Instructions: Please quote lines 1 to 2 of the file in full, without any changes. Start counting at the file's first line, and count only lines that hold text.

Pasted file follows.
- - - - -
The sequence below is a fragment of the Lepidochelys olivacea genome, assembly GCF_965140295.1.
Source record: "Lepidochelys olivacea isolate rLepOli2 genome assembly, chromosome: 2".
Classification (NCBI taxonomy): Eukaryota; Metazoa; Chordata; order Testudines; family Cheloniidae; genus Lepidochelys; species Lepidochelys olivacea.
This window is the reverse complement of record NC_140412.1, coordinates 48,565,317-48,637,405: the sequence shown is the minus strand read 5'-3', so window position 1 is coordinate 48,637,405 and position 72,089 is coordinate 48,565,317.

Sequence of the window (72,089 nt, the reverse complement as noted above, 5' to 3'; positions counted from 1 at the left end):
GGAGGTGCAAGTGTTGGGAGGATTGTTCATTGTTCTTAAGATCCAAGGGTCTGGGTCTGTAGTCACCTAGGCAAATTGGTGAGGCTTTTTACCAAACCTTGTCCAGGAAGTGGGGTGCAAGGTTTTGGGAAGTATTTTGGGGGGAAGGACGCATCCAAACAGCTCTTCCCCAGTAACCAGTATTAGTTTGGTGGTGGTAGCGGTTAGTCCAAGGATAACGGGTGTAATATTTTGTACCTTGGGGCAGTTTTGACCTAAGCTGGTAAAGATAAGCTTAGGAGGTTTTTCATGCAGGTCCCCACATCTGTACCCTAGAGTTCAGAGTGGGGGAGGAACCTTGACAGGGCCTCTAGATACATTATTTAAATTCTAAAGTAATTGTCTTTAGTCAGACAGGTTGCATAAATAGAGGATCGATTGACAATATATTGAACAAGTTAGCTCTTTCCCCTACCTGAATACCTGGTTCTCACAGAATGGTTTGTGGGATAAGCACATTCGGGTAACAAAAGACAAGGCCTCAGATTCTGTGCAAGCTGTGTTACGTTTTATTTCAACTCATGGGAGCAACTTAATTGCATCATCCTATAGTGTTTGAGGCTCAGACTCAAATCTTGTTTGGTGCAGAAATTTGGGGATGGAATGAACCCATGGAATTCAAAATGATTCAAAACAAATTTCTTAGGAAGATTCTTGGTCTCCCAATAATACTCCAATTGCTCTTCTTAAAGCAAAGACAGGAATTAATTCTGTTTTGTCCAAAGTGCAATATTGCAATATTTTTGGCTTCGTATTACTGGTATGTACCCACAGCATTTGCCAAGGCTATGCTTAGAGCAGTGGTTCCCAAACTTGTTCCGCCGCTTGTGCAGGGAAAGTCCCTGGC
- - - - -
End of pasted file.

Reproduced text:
The sequence below is a fragment of the Lepidochelys olivacea genome, assembly GCF_965140295.1.
Source record: "Lepidochelys olivacea isolate rLepOli2 genome assembly, chromosome: 2".